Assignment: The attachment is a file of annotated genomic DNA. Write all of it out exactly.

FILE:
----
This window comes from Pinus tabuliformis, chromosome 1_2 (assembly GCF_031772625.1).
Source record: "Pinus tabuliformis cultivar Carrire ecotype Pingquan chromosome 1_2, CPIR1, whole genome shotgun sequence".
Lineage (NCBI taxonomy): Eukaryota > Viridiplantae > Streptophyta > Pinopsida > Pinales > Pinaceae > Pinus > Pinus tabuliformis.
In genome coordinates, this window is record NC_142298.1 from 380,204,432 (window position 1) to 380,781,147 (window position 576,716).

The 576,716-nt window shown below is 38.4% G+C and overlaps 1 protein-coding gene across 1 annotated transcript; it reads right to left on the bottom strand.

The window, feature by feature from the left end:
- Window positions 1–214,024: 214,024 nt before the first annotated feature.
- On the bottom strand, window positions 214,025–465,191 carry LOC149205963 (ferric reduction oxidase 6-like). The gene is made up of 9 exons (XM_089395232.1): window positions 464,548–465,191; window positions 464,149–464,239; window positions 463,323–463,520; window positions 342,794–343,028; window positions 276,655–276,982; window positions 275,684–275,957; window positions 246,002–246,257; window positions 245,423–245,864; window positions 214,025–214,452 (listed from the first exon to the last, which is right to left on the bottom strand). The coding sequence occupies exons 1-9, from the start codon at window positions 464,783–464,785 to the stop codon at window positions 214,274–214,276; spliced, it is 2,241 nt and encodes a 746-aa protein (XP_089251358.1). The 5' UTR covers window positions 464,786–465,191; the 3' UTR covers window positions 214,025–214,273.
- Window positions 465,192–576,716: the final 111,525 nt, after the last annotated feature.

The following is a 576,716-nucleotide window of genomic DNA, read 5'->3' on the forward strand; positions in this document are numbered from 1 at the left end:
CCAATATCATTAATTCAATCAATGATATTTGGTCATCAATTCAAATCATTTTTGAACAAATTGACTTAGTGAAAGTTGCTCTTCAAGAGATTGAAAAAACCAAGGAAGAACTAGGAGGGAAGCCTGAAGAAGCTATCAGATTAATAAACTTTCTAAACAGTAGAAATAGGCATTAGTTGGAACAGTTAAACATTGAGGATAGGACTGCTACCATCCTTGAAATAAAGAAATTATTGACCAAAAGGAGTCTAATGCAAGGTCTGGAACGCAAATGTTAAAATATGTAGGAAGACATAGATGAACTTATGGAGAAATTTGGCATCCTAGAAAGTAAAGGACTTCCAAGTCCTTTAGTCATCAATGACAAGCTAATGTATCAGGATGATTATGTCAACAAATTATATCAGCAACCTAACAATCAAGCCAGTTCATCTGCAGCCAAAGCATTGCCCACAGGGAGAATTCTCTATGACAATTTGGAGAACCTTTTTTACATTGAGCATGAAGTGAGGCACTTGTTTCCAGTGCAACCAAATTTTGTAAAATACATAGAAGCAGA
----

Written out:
This window comes from Pinus tabuliformis, chromosome 1_2 (assembly GCF_031772625.1).
Source record: "Pinus tabuliformis cultivar Carrire ecotype Pingquan chromosome 1_2, CPIR1, whole genome shotgun sequence".
Lineage (NCBI taxonomy): Eukaryota > Viridiplantae > Streptophyta > Pinopsida > Pinales > Pinaceae > Pinus > Pinus tabuliformis.
In genome coordinates, this window is record NC_142298.1 from 380,204,432 (window position 1) to 380,781,147 (window position 576,716).

The 576,716-nt window shown below is 38.4% G+C and overlaps 1 protein-coding gene across 1 annotated transcript; it reads right to left on the bottom strand.

The window, feature by feature from the left end:
- Window positions 1–214,024: 214,024 nt before the first annotated feature.
- On the bottom strand, window positions 214,025–465,191 carry LOC149205963 (ferric reduction oxidase 6-like). The gene is made up of 9 exons (XM_089395232.1): window positions 464,548–465,191; window positions 464,149–464,239; window positions 463,323–463,520; window positions 342,794–343,028; window positions 276,655–276,982; window positions 275,684–275,957; window positions 246,002–246,257; window positions 245,423–245,864; window positions 214,025–214,452 (listed from the first exon to the last, which is right to left on the bottom strand). The coding sequence occupies exons 1-9, from the start codon at window positions 464,783–464,785 to the stop codon at window positions 214,274–214,276; spliced, it is 2,241 nt and encodes a 746-aa protein (XP_089251358.1). The 5' UTR covers window positions 464,786–465,191; the 3' UTR covers window positions 214,025–214,273.
- Window positions 465,192–576,716: the final 111,525 nt, after the last annotated feature.

The following is a 576,716-nucleotide window of genomic DNA, read 5'->3' on the forward strand; positions in this document are numbered from 1 at the left end:
CCAATATCATTAATTCAATCAATGATATTTGGTCATCAATTCAAATCATTTTTGAACAAATTGACTTAGTGAAAGTTGCTCTTCAAGAGATTGAAAAAACCAAGGAAGAACTAGGAGGGAAGCCTGAAGAAGCTATCAGATTAATAAACTTTCTAAACAGTAGAAATAGGCATTAGTTGGAACAGTTAAACATTGAGGATAGGACTGCTACCATCCTTGAAATAAAGAAATTATTGACCAAAAGGAGTCTAATGCAAGGTCTGGAACGCAAATGTTAAAATATGTAGGAAGACATAGATGAACTTATGGAGAAATTTGGCATCCTAGAAAGTAAAGGACTTCCAAGTCCTTTAGTCATCAATGACAAGCTAATGTATCAGGATGATTATGTCAACAAATTATATCAGCAACCTAACAATCAAGCCAGTTCATCTGCAGCCAAAGCATTGCCCACAGGGAGAATTCTCTATGACAATTTGGAGAACCTTTTTTACATTGAGCATGAAGTGAGGCACTTGTTTCCAGTGCAACCAAATTTTGTAAAATACATAGAAGCAGA